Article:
Tuesday, September 11, 2007

How about filling this prescription for STOP EATING

A few confessions right up front: I am not a skinny person. I never have been. And, I love food. A bunch. Finally, I am not athletic. I've always been one of those stereotypical nerdy kids who likes school and has asthma and tries for the cool hairdo but falls sadly short.

However, I have a rule. If my pants start to get tight, I institute THE diet, the most fantastic diet in the world. There are two parts to this diet.
Part 1: Eat less.
Part 2: Exercise more.

Amazingly, it works every time. I think about that two part diet a lot. I first heard this precise diet from a doctor I worked with my first year of medical school. He is an amazing doctor. He trained in India and could diagnose twenty diseases just by looking at a patient's hands. We would see tons (no pun intended) of patients come through his practice who were not only overweight but have diabetes and countless other health problems. Some of them would enthusiastically tell the doc about whatever new crazy diet they were trying; all liquid, no carbs, only carbs, only foods that start with the letter z, whatever. And he would always close his eyes and shake his head and say, "It is good you are trying to losing weight. But there is only one way to lose weight, and that is to eat less and exercise more."

The best part is that 99% of the time the patient would look at him like he was nuts.

It's a simple concept, people. I didn't say easy; it is, however, undeniably simple. Every single day in Family medicine we would see patients who were easily 100lbs over their ideal weight, and, shockingly, they would have all kinds of problems. Doc, my knee hurts. Doc, my lower back hurts. Doc, my heart's bad. And oh, by the way, I smoke 2 packs a day.

I am not minimizing the problems of all those people in the US who are overweight. As I said, I struggle with it myself. It is very difficult living in the US today, with mounds of delicious, tasty, and horribly bad-for-you-food not only available but in your face constantly, day in and day out. Lots of them have all kinds of other difficult psychological and social issues which I am very fortunate not to have to shoulder. But, OH MY GOD, people, STOP. EATING. And, occasionally, consider moving your ass.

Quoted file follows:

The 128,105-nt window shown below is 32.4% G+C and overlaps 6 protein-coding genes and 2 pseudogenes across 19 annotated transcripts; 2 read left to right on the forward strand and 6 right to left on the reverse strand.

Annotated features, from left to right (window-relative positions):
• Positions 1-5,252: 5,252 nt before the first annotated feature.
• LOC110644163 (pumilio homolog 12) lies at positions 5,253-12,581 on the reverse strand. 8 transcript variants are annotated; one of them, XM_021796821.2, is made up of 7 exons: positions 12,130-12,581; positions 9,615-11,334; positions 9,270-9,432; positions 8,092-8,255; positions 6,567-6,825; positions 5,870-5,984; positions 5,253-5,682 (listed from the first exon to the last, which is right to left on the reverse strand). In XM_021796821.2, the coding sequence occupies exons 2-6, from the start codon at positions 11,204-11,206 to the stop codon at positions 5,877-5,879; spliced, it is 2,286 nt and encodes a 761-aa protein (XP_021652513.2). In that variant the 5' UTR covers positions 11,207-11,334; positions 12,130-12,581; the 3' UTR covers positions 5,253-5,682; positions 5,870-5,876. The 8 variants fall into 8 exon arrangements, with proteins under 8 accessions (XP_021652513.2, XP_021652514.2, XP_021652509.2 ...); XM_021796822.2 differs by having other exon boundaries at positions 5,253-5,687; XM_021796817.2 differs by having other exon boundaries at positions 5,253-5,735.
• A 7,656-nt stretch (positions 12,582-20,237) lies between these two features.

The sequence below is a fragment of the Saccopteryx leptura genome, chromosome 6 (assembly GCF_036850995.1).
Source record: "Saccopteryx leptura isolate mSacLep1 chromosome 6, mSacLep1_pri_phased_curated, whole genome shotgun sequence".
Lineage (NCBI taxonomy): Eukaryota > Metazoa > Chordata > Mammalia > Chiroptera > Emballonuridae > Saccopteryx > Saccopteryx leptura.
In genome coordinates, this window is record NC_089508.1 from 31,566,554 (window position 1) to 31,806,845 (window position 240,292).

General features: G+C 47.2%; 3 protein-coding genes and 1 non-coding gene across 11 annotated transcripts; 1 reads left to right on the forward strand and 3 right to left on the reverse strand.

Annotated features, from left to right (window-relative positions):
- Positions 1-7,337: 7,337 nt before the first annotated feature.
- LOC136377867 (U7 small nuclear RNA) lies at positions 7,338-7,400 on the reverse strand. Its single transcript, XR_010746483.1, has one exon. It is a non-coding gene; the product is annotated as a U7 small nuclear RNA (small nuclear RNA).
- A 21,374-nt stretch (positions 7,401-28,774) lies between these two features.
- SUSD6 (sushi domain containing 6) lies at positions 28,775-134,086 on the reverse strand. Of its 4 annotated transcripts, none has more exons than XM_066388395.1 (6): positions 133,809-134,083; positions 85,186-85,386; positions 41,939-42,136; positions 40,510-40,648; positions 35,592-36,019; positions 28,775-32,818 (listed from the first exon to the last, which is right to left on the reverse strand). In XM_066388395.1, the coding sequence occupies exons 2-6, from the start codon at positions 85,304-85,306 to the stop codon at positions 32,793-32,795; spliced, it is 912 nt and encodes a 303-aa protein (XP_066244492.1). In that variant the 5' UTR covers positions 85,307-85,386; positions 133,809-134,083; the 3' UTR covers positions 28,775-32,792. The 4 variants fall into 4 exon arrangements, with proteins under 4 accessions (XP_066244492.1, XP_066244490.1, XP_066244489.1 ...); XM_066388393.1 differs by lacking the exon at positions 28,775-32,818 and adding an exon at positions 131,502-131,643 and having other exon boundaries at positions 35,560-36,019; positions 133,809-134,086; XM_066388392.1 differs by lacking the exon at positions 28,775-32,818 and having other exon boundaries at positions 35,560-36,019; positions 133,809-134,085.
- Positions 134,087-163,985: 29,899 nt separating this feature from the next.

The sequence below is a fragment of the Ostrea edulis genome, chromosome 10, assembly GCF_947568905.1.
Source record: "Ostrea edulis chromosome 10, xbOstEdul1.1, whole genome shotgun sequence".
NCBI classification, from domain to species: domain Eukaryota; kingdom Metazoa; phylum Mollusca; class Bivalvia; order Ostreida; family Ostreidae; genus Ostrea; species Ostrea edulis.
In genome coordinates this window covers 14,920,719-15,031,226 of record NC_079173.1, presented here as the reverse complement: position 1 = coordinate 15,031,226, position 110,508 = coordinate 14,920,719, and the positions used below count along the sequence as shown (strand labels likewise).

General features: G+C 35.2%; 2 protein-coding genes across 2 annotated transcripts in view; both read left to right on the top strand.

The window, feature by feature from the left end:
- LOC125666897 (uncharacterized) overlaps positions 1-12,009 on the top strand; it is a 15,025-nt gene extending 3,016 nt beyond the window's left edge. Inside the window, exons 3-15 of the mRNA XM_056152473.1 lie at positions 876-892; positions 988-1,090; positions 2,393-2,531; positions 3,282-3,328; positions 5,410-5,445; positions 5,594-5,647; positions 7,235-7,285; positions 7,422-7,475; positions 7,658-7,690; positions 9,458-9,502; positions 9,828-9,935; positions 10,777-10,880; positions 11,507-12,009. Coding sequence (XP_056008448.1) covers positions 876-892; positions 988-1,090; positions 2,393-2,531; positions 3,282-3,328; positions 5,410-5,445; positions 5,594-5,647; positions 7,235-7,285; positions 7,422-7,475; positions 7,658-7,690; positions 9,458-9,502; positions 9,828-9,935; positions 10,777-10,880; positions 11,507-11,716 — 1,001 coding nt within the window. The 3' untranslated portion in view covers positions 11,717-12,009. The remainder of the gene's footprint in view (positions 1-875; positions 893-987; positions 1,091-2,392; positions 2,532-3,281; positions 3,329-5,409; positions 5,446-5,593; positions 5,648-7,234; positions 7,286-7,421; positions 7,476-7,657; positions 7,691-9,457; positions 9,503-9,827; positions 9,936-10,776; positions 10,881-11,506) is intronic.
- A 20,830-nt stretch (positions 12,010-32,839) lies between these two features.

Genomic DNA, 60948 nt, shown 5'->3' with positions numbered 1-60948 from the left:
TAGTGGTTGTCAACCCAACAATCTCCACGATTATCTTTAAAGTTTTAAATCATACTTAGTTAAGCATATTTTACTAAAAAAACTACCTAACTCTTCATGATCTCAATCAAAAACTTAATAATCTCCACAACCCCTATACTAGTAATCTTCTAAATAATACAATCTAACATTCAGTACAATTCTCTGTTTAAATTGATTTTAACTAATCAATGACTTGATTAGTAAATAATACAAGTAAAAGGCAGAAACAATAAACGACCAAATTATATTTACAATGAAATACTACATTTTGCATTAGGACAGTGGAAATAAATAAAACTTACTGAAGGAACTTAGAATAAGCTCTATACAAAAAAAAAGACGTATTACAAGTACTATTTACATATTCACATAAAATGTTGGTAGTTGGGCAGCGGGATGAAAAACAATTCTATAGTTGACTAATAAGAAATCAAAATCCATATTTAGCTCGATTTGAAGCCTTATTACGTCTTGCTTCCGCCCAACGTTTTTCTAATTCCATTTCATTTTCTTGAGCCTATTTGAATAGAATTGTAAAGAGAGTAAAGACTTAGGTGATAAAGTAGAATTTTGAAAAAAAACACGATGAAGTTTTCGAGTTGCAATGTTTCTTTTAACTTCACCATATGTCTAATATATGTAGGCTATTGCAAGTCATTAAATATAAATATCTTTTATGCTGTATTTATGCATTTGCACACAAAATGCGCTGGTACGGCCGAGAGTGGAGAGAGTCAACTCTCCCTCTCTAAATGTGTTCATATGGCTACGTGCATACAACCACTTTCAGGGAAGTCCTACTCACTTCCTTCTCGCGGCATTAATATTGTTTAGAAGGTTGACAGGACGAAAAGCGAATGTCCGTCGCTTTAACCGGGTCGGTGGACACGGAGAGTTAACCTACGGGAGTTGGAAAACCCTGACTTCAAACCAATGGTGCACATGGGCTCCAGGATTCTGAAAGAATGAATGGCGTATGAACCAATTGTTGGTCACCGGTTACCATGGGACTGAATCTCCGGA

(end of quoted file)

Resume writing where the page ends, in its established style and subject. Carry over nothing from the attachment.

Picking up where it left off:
It gets very frustrating. Even besides the fact that I want to do clinical research, I know now that I could not go into primary care. I don't think I could spend every day overlooking the major problems in people's lives and trying, usually in vain, to treat the results of those problems. Yes, this is an overly simplified view of primary care, and yes, there are truckloads of amazing doctors who do manage to change people's life every day. But, in my experience, even those doctors will admit that they are happy if they reach even 10% of their patients.

I think the truth is that Americans take things for granted. Their wealth, their lifestyle, and as I have learned, their health. Most patients want to abuse their bodies for 40 or 50 years and then get a pill to make it all better.

I salute all those doctors who are happy with 10%. I am in awe of them. I can't do it.

I need to go work out.

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